Will an ocean cleanup be effective?
Certainly any effort to clean up our polluted seas is to be applauded, but we should also make sure the work is worth the effort.
In the Gulf of Mexico, the arguably toxic oil-dispersant sprays and containment strategies seem woefully insufficient when barrels of oil churn each day from the source below. Is an ocean cleanup an equally futile effort when we're replacing the garbage that's there more quickly than we could ever scoop it up?
So much of the garbage creating these shameful plastic gyres is single-use disposable plastic.
The most powerful thing people can do to clean up the oceans is to to use "disposable" plastics in the first place. Let's add "Refuse" to the list of R's: Refuse-Reduce-Reuse-Recycle. Until we reduce our use of plastics wherever possible, real change will not happen. Recycling or cleanup projects alone won't cut it.
So what does that mean?
Just say no to single-use plastic
It means that whenever you can, say no to using plastic that will end up in the garbage that same day. Daily life offers countless ways to start saying no – just start with one.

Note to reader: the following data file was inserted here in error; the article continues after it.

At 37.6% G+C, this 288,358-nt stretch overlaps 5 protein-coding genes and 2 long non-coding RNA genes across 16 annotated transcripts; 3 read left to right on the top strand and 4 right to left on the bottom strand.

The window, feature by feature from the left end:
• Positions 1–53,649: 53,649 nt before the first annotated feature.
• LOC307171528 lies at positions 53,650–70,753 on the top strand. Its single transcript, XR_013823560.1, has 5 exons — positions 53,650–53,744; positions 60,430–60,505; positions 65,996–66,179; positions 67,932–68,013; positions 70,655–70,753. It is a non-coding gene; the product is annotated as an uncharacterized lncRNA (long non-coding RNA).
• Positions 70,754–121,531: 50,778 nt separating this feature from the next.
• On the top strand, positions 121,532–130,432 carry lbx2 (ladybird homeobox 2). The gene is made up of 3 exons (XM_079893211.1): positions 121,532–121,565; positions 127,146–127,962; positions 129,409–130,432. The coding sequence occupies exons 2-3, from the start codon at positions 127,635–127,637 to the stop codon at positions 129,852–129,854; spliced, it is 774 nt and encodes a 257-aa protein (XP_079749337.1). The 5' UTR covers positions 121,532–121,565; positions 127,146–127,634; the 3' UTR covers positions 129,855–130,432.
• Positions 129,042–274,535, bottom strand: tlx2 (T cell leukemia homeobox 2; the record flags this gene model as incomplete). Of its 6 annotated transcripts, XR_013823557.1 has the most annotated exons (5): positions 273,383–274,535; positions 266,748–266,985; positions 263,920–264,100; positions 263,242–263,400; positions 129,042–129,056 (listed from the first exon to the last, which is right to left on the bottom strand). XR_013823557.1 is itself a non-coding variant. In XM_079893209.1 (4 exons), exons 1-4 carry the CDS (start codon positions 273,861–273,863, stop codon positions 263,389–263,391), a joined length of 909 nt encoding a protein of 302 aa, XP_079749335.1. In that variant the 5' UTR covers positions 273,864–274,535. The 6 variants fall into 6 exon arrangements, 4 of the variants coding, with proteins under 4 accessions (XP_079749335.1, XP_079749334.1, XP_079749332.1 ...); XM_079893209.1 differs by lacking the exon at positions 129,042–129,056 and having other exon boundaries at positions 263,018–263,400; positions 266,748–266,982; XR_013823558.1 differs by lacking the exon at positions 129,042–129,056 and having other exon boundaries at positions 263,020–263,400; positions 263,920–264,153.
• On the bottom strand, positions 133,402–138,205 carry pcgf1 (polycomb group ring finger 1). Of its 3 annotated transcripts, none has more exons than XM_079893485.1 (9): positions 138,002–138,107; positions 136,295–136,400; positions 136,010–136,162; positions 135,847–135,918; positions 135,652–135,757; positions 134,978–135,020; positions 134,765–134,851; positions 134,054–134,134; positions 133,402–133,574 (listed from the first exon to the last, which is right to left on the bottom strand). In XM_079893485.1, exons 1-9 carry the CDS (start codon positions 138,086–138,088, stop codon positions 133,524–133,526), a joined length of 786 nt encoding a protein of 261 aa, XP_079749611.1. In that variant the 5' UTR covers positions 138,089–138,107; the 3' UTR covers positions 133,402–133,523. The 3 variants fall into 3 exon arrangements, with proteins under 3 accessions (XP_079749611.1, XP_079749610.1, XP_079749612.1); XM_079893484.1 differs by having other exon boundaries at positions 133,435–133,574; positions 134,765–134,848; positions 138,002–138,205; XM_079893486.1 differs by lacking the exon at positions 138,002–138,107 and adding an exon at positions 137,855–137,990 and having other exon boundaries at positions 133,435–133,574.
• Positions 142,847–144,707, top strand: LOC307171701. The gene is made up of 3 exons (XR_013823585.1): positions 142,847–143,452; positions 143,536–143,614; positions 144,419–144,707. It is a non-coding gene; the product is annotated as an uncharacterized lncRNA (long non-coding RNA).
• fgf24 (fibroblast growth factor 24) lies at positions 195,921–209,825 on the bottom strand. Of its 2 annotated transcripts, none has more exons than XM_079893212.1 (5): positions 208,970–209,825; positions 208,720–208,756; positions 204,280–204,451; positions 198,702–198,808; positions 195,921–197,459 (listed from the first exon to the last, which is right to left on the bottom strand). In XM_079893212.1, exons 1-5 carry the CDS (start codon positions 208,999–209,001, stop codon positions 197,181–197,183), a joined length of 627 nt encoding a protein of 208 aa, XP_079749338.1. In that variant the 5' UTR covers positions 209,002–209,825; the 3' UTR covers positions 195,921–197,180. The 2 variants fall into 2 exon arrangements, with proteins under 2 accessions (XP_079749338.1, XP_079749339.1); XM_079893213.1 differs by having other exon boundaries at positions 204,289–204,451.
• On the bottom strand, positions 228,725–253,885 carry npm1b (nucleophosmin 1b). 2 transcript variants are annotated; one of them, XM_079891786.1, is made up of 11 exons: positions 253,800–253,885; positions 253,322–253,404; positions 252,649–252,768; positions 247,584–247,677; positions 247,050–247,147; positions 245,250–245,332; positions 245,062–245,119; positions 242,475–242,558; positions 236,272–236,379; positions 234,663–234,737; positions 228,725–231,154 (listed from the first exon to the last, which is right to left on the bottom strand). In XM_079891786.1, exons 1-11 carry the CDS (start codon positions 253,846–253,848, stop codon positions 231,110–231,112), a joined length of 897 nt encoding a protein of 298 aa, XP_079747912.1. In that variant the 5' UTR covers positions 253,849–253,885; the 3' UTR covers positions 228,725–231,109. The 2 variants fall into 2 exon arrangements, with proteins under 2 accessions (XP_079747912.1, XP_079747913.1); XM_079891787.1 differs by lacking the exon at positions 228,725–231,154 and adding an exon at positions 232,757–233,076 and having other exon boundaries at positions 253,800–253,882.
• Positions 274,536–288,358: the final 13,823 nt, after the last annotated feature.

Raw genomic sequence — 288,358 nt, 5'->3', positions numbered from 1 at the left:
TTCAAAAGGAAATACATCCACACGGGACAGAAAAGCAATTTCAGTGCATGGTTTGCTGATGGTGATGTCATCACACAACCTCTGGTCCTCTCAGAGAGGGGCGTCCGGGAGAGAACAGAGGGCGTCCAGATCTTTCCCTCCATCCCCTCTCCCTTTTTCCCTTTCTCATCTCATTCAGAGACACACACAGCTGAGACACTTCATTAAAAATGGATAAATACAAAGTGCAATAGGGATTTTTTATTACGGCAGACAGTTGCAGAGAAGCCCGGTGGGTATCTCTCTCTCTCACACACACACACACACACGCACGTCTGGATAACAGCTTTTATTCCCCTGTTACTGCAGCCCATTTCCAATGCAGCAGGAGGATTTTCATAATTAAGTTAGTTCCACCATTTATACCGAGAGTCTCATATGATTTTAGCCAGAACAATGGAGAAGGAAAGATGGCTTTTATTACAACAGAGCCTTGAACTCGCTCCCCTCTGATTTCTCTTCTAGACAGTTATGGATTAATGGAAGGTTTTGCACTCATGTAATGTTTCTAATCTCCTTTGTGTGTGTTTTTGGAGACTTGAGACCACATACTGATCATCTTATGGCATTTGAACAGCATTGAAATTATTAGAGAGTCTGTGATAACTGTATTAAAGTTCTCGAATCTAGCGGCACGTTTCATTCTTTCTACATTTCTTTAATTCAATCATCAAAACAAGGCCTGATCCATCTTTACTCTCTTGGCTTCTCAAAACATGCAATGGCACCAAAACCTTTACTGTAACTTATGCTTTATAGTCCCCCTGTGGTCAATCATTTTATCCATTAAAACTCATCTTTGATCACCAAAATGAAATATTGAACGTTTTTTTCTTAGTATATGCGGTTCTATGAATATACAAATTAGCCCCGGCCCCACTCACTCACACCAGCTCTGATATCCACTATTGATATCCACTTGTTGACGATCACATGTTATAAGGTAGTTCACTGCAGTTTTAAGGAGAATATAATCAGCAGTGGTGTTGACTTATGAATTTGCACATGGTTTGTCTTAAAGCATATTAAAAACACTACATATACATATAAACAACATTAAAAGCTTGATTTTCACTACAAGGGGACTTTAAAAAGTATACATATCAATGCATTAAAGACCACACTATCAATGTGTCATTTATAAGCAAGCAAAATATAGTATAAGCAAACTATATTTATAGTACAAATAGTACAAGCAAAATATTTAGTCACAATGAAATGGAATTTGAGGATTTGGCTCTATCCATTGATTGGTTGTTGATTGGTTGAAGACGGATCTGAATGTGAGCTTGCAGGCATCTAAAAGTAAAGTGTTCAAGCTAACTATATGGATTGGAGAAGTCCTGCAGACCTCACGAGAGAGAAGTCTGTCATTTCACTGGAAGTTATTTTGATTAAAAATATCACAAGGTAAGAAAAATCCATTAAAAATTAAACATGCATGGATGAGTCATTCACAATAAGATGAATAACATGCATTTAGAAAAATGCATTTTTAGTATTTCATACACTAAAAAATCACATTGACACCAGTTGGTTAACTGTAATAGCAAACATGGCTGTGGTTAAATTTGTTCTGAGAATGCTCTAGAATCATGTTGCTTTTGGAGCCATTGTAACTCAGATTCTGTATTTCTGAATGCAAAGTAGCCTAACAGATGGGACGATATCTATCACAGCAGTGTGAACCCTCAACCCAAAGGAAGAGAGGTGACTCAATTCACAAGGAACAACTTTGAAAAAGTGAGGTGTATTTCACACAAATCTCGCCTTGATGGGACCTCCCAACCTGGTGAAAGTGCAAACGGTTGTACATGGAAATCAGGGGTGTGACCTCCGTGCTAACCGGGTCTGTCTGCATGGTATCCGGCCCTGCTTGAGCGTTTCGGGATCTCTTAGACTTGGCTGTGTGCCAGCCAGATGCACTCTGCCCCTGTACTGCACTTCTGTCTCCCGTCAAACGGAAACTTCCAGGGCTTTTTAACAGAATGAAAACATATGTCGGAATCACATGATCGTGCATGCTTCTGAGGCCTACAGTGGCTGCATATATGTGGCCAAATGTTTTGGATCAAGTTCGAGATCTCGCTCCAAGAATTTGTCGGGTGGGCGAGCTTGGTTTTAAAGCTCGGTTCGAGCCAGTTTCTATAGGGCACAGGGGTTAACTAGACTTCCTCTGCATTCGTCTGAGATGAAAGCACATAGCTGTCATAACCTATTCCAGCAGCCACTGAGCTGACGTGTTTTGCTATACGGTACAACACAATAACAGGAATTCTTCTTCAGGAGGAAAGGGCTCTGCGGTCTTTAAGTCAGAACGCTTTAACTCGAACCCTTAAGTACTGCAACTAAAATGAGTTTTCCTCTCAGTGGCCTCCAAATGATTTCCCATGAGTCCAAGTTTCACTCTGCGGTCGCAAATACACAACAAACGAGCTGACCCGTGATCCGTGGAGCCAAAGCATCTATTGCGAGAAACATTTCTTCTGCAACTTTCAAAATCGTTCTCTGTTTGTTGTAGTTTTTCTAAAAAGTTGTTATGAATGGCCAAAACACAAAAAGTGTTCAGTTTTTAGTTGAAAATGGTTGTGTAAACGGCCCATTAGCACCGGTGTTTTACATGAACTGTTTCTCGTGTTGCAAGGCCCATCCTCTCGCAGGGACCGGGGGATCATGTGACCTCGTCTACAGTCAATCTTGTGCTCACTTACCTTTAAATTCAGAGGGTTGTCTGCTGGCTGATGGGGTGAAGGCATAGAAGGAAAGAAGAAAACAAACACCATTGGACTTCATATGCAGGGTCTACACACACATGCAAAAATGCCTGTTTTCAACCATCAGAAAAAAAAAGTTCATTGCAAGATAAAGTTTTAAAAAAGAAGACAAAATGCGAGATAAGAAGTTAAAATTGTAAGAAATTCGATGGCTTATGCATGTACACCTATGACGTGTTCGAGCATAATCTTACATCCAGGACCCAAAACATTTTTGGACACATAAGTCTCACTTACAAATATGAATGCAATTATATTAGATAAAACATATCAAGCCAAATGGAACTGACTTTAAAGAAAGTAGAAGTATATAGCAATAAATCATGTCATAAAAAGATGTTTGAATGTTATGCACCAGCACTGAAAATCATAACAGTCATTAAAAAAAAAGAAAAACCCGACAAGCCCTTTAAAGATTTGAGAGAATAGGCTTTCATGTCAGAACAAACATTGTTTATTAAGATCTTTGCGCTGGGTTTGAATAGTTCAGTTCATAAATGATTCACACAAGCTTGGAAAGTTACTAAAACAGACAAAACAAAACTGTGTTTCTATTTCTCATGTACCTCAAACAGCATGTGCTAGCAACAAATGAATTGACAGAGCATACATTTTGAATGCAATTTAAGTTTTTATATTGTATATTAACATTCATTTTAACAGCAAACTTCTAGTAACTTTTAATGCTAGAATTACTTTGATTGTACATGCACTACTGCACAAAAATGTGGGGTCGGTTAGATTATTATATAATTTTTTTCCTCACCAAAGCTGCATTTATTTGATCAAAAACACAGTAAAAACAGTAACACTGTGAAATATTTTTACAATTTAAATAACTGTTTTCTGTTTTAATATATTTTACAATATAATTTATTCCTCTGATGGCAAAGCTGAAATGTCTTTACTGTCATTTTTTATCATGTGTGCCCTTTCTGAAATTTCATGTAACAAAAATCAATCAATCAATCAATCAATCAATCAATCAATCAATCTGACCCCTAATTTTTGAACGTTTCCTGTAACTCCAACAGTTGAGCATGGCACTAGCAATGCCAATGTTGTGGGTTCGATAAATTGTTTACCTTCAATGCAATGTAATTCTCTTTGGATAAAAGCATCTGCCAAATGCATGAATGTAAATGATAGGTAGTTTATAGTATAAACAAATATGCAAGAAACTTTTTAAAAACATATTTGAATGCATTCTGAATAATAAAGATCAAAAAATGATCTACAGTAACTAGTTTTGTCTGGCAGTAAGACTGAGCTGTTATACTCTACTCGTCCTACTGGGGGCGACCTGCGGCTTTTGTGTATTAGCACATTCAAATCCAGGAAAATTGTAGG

Once a day, refuse to use a plastic bag, a plastic bottle, straws, takeout containers, disposable cups, utensils, or unnecessary packaging. Start there. Phase out the single-use plastics in your life, reuse the ones you already have as much as you can, and then change your habits: Choose reusable products. Take all of your plastic containers to the nearest recycling center and don't replace them.
Then, begin choosing products sold in glass, metal, cardboard, and paper instead of plastic. These materials can be more effectively recycled or, when it's paper, biodegrade in water or landfills.
What about jobs in disposable plastic?
According to the American Chemistry Council (ACC), roughly 1 million people make a living off developing and manufacturing plastic. But reducing plastic pollution doesn't have to mean reducing jobs.